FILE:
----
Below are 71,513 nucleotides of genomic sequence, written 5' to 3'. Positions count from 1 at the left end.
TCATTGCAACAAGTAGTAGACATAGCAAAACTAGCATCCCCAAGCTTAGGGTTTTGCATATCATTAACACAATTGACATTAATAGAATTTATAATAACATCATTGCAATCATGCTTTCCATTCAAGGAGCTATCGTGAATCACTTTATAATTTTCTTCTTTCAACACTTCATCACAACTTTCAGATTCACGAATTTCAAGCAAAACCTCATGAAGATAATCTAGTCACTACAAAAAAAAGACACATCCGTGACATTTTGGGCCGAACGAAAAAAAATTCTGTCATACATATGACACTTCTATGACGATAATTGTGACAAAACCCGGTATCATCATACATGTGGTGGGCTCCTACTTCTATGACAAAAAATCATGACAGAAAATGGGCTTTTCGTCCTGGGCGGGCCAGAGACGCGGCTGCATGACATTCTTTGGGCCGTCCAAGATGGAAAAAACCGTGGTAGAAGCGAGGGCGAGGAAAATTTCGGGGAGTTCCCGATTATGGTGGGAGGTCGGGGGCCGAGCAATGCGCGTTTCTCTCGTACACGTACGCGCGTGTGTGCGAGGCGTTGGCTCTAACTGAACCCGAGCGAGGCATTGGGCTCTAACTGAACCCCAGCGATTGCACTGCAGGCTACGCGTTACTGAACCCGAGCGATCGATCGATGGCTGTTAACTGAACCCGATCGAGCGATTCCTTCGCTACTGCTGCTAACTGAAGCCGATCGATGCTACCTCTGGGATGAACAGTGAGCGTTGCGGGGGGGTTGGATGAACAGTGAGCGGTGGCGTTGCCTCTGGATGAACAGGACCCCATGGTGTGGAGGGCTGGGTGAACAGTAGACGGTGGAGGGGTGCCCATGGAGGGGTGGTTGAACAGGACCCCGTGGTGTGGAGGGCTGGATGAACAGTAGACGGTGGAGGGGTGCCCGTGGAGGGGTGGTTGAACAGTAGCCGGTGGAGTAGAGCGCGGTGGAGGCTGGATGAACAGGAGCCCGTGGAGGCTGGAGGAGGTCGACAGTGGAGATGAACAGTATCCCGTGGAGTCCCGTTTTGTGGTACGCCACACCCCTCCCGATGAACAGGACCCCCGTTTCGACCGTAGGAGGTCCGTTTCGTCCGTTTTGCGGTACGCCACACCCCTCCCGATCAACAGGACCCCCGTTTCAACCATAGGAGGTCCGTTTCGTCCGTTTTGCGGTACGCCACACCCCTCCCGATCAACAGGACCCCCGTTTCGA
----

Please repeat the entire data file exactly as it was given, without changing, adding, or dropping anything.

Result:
Below are 71,513 nucleotides of genomic sequence, written 5' to 3'. Positions count from 1 at the left end.
TCATTGCAACAAGTAGTAGACATAGCAAAACTAGCATCCCCAAGCTTAGGGTTTTGCATATCATTAACACAATTGACATTAATAGAATTTATAATAACATCATTGCAATCATGCTTTCCATTCAAGGAGCTATCGTGAATCACTTTATAATTTTCTTCTTTCAACACTTCATCACAACTTTCAGATTCACGAATTTCAAGCAAAACCTCATGAAGATAATCTAGTCACTACAAAAAAAAGACACATCCGTGACATTTTGGGCCGAACGAAAAAAAATTCTGTCATACATATGACACTTCTATGACGATAATTGTGACAAAACCCGGTATCATCATACATGTGGTGGGCTCCTACTTCTATGACAAAAAATCATGACAGAAAATGGGCTTTTCGTCCTGGGCGGGCCAGAGACGCGGCTGCATGACATTCTTTGGGCCGTCCAAGATGGAAAAAACCGTGGTAGAAGCGAGGGCGAGGAAAATTTCGGGGAGTTCCCGATTATGGTGGGAGGTCGGGGGCCGAGCAATGCGCGTTTCTCTCGTACACGTACGCGCGTGTGTGCGAGGCGTTGGCTCTAACTGAACCCGAGCGAGGCATTGGGCTCTAACTGAACCCCAGCGATTGCACTGCAGGCTACGCGTTACTGAACCCGAGCGATCGATCGATGGCTGTTAACTGAACCCGATCGAGCGATTCCTTCGCTACTGCTGCTAACTGAAGCCGATCGATGCTACCTCTGGGATGAACAGTGAGCGTTGCGGGGGGGTTGGATGAACAGTGAGCGGTGGCGTTGCCTCTGGATGAACAGGACCCCATGGTGTGGAGGGCTGGGTGAACAGTAGACGGTGGAGGGGTGCCCATGGAGGGGTGGTTGAACAGGACCCCGTGGTGTGGAGGGCTGGATGAACAGTAGACGGTGGAGGGGTGCCCGTGGAGGGGTGGTTGAACAGTAGCCGGTGGAGTAGAGCGCGGTGGAGGCTGGATGAACAGGAGCCCGTGGAGGCTGGAGGAGGTCGACAGTGGAGATGAACAGTATCCCGTGGAGTCCCGTTTTGTGGTACGCCACACCCCTCCCGATGAACAGGACCCCCGTTTCGACCGTAGGAGGTCCGTTTCGTCCGTTTTGCGGTACGCCACACCCCTCCCGATCAACAGGACCCCCGTTTCAACCATAGGAGGTCCGTTTCGTCCGTTTTGCGGTACGCCACACCCCTCCCGATCAACAGGACCCCCGTTTCGA